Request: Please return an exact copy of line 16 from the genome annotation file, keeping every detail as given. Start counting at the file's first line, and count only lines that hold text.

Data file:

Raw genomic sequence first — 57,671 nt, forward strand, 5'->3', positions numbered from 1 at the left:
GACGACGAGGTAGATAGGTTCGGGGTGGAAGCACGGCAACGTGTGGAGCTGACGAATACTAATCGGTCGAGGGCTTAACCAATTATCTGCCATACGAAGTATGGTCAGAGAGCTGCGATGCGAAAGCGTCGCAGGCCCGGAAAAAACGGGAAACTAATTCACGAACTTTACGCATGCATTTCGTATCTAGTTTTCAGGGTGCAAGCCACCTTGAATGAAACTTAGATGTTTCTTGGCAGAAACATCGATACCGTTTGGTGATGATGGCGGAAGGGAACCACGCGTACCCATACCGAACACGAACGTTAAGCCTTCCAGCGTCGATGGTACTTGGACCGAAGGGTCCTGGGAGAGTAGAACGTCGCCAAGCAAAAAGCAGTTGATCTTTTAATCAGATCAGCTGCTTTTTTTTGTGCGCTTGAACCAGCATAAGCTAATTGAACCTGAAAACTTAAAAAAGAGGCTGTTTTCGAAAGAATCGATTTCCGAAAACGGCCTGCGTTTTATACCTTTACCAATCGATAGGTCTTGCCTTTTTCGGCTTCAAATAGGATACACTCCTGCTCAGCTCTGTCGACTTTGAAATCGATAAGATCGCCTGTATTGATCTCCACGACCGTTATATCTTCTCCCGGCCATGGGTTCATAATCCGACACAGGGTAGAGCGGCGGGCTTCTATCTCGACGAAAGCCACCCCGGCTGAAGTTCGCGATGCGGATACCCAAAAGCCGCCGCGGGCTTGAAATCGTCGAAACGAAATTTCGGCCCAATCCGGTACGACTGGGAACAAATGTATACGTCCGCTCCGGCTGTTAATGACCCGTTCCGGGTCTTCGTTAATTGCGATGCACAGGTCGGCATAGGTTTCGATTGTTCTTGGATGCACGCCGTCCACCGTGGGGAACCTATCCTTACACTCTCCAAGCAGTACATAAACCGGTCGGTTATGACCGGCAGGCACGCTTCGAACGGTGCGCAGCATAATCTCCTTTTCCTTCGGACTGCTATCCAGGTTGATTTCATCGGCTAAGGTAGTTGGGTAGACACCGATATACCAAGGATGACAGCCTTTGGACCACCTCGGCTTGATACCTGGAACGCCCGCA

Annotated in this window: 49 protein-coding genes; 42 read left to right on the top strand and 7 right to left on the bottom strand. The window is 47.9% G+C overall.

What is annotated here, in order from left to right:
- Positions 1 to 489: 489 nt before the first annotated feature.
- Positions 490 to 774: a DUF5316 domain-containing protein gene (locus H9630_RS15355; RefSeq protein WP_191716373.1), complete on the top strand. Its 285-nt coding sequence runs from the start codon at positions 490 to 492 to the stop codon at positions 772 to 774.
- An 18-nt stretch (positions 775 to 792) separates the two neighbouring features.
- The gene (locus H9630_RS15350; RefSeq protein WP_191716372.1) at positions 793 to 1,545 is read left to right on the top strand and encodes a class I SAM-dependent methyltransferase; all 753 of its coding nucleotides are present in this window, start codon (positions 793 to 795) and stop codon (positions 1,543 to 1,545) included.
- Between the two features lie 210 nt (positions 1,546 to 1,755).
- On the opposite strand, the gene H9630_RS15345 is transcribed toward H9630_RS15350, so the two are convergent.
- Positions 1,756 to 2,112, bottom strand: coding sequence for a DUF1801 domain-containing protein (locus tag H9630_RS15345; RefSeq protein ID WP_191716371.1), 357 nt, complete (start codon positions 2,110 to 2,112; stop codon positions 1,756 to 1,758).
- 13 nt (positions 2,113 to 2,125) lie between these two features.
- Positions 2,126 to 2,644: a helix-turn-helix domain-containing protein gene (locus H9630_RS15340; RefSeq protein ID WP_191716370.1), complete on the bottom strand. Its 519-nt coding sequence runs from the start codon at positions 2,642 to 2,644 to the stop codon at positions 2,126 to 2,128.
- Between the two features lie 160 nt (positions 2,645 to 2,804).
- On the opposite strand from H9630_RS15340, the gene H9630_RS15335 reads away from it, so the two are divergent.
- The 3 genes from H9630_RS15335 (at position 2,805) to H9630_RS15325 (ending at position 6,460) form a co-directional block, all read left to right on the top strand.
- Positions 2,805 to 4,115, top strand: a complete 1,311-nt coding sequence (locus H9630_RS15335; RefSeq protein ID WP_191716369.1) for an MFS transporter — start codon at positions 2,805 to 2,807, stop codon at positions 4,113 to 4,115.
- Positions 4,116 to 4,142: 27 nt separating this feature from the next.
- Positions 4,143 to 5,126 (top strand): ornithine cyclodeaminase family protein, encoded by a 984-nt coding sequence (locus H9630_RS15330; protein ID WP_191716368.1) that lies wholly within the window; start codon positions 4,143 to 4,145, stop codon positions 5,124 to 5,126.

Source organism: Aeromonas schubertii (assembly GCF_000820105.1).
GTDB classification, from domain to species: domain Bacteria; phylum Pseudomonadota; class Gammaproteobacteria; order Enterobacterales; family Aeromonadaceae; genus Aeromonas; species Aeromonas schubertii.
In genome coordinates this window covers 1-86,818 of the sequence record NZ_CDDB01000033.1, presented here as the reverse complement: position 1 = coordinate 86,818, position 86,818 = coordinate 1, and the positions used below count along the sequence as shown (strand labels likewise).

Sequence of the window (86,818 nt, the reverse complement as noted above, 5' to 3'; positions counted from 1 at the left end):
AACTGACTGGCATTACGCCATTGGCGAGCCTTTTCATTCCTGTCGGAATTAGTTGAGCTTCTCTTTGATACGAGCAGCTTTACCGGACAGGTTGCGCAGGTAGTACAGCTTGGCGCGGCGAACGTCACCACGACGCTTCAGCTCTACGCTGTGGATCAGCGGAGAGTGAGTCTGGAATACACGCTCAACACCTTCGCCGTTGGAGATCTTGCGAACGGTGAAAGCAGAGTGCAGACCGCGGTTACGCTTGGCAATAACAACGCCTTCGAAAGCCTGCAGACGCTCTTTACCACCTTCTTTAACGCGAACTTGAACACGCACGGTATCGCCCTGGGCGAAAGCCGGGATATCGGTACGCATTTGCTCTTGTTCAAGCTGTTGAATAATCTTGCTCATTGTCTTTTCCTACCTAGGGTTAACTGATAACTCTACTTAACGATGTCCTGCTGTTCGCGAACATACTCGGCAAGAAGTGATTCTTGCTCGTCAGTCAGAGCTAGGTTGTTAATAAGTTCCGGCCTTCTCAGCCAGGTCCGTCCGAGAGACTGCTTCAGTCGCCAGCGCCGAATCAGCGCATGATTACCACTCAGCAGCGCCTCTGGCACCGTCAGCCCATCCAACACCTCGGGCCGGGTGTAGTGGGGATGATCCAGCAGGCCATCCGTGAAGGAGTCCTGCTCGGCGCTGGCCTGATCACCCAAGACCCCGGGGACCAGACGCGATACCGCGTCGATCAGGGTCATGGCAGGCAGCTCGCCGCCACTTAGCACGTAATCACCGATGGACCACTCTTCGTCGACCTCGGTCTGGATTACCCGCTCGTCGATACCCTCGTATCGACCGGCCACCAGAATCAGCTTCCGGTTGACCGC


- The 3 genes from H9630_RS15335 (at position 2,805) to H9630_RS15325 (ending at position 6,460) form a co-directional block, all read left to right on the top strand.